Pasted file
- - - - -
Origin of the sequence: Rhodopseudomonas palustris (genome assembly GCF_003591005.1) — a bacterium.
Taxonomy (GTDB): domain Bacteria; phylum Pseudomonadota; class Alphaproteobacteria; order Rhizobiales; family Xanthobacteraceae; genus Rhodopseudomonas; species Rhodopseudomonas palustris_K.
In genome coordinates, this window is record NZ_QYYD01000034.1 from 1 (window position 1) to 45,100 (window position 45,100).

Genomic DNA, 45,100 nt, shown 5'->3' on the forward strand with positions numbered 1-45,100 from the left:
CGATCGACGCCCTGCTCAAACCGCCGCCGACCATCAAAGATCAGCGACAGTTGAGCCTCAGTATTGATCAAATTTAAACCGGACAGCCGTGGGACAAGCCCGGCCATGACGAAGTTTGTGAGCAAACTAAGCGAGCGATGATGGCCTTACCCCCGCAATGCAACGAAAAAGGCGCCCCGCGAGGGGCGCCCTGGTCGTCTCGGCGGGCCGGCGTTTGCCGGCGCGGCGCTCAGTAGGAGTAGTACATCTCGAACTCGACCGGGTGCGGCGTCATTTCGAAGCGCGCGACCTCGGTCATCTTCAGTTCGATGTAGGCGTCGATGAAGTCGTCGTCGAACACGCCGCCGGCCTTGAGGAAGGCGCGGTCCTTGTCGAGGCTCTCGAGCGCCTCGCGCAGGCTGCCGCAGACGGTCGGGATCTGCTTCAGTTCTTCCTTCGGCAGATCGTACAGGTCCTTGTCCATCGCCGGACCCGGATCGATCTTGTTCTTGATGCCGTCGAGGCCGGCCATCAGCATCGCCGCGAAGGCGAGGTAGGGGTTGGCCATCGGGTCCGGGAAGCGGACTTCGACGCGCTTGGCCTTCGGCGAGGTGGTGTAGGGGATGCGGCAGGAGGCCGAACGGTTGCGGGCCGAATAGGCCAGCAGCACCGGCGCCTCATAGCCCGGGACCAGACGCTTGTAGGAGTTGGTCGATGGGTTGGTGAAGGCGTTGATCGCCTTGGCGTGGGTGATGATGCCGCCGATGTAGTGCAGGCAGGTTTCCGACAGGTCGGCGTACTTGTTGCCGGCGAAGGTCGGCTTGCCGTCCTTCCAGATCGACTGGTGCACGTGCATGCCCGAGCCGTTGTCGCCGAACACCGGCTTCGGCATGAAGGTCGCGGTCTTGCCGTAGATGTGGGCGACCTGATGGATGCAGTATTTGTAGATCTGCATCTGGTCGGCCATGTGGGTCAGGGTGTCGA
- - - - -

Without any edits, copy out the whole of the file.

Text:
Origin of the sequence: Rhodopseudomonas palustris (genome assembly GCF_003591005.1) — a bacterium.
Taxonomy (GTDB): domain Bacteria; phylum Pseudomonadota; class Alphaproteobacteria; order Rhizobiales; family Xanthobacteraceae; genus Rhodopseudomonas; species Rhodopseudomonas palustris_K.
In genome coordinates, this window is record NZ_QYYD01000034.1 from 1 (window position 1) to 45,100 (window position 45,100).

Genomic DNA, 45,100 nt, shown 5'->3' on the forward strand with positions numbered 1-45,100 from the left:
CGATCGACGCCCTGCTCAAACCGCCGCCGACCATCAAAGATCAGCGACAGTTGAGCCTCAGTATTGATCAAATTTAAACCGGACAGCCGTGGGACAAGCCCGGCCATGACGAAGTTTGTGAGCAAACTAAGCGAGCGATGATGGCCTTACCCCCGCAATGCAACGAAAAAGGCGCCCCGCGAGGGGCGCCCTGGTCGTCTCGGCGGGCCGGCGTTTGCCGGCGCGGCGCTCAGTAGGAGTAGTACATCTCGAACTCGACCGGGTGCGGCGTCATTTCGAAGCGCGCGACCTCGGTCATCTTCAGTTCGATGTAGGCGTCGATGAAGTCGTCGTCGAACACGCCGCCGGCCTTGAGGAAGGCGCGGTCCTTGTCGAGGCTCTCGAGCGCCTCGCGCAGGCTGCCGCAGACGGTCGGGATCTGCTTCAGTTCTTCCTTCGGCAGATCGTACAGGTCCTTGTCCATCGCCGGACCCGGATCGATCTTGTTCTTGATGCCGTCGAGGCCGGCCATCAGCATCGCCGCGAAGGCGAGGTAGGGGTTGGCCATCGGGTCCGGGAAGCGGACTTCGACGCGCTTGGCCTTCGGCGAGGTGGTGTAGGGGATGCGGCAGGAGGCCGAACGGTTGCGGGCCGAATAGGCCAGCAGCACCGGCGCCTCATAGCCCGGGACCAGACGCTTGTAGGAGTTGGTCGATGGGTTGGTGAAGGCGTTGATCGCCTTGGCGTGGGTGATGATGCCGCCGATGTAGTGCAGGCAGGTTTCCGACAGGTCGGCGTACTTGTTGCCGGCGAAGGTCGGCTTGCCGTCCTTCCAGATCGACTGGTGCACGTGCATGCCCGAGCCGTTGTCGCCGAACACCGGCTTCGGCATGAAGGTCGCGGTCTTGCCGTAGATGTGGGCGACCTGATGGATGCAGTATTTGTAGATCTGCATCTGGTCGGCCATGTGGGTCAGGGTGTCGA